New Remington Alpha 1, M700

Rflshootr

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I run a production machine shop for a living........ Current generation multitasking machines are leaps and bounds ahead of what used to be. The machine I am looking at right now is loading a 47 pound blank of 4340 heat treated material, 6 minutes 48 seconds later it is 23 pounds, holding .0005" on diameter and .0015" on length over 19.75".
Now I'm curious. What features are you machining? Any mill work? Drilled and tapped holes? Broaching? Recesses with helical ramp surfaces? Threads?
Anti-bind surfaces?
 

phorwath

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They deep sixed the 700 *** extractor. Thank goodness. Improved their extraction timing. Refined tolerances to the point barrel swaps maintain proper headdpace. All sounds good. Adopting some custom rifle action features into this model.

So expect it'll cost a good bit more than the previous 700s. Could be worth it. Tighter tolerances cost more initially, and cost more to maintain during ongoing production.

Tikka is some tough pricing competition. Time will tell if RemArms can compete with established firearm manufacturers...
 

brcfo_outdoors

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I am surprised how quickly people are willing to forgive and forget the garbage that has been Remington, and think that RemArms is going to be magically different. CEO being a hunter doesn't really mean anything other than to con the gullible for marketing purposes. I purchased a R700, a 783, and an 870 in the past ten years and and each and every one had problems based on sub par fit and finish, quality control, and simple design flaws. There was more going on at that company than just quality control issues, look at the R51 and RP9 catastrophes as examples. This doesn't mean that RemArms can't or won't produce quality firearms, but I would just recommend extreme caution and skepticism before laying your hard earned money on the table for one. Give them time. Reviews of the new 870's seem to be decent, perhaps not groundbreaking in any way, but there were also reports of old stock still getting shipped out as new product. Even the CEO in the linked interview talks about leaving old parts like the MIM extractors on the production line until they can get around to coming up with a better replacement.
 

D-mon

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I run a production machine shop for a living........ Current generation multitasking machines are leaps and bounds ahead of what used to be. The machine I am looking at right now is loading a 47 pound blank of 4340 heat treated material, 6 minutes 48 seconds later it is 23 pounds, holding .0005" on diameter and .0015" on length over 19.75".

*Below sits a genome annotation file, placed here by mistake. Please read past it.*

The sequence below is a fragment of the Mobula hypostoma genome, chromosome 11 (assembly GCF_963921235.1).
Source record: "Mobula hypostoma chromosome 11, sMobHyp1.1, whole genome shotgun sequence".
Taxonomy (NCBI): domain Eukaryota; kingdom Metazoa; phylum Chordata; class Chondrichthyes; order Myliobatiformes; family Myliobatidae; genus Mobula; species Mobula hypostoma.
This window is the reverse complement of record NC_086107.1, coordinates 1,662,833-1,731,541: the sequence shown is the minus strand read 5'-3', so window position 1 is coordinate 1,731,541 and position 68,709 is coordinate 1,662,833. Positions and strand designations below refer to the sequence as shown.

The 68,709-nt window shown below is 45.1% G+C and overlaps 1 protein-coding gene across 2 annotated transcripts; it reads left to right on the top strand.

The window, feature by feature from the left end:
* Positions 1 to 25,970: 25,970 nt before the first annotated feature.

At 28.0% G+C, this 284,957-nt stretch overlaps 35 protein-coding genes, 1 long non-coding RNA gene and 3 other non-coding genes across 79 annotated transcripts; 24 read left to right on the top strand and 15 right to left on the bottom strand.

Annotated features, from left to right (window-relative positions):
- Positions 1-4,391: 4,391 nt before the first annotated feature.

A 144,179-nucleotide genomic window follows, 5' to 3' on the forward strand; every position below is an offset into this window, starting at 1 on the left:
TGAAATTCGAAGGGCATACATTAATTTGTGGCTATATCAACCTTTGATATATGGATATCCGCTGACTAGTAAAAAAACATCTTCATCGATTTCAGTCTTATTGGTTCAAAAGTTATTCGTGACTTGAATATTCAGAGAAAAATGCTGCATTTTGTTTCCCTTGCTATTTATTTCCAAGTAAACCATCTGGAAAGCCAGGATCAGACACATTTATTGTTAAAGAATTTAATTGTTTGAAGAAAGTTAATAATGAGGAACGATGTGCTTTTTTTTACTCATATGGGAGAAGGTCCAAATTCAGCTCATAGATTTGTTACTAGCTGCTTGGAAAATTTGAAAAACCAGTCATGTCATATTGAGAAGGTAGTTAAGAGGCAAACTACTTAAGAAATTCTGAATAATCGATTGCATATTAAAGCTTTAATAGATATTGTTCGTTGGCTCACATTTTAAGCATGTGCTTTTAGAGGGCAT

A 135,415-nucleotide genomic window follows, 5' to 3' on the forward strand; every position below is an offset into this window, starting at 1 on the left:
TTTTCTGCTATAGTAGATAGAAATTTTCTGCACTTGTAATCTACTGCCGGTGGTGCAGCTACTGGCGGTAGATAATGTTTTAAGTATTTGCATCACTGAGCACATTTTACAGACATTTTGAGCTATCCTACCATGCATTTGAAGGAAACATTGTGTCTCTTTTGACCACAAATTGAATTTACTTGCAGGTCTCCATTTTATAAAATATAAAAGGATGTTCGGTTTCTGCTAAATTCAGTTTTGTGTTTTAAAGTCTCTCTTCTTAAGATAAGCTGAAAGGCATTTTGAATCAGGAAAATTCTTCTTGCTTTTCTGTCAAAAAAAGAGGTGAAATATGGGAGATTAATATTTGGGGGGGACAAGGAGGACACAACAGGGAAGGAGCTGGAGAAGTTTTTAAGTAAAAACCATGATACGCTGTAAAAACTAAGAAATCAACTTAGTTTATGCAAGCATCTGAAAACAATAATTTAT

I do not doubt your competencies or the time it takes your machine to remove all that material so quick. I too work in a machine shop. We are manufacturing 7075 aluminium components which are rather simple in design compared to a rifle bolt, and even at full speed we can not make them faster than 4 to 6min depending on the parts. There is a difference between removing a lot material fast and doing a lot of different small intricate operations that involve a certain quantity of tooling change over as well.
 

comfisherman

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I have no opinion on the intricacies of manufacturing save the fact that clearly others have figured out a round top 8-40 screw base rem 700 clone with a one piece bolt and trigger tech trigger. They are made by a list so long its not worth compiling, from about 1200$ to whatever they sheister folks for a gumwerks. Heck in almost any trim, cartridge, barrel or stock in increments of 200$.

As to how long to wait to trust them.... either day one or never. If they can't look at a bergara/Christensen/seekins etc..... (forever) and figure it out from word go.... they aren't saveable.

My big question is will it compete, we used to have remington<nosler/bergara etc<semi custom<full custom. Remington brought the value down low with mass production scale for price incentive. Will they be able to do it to find and edge in the semi premium range?
 

Rubberduck

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So they are replacing the 700 entirely or this is an option for their higher end line of rifles?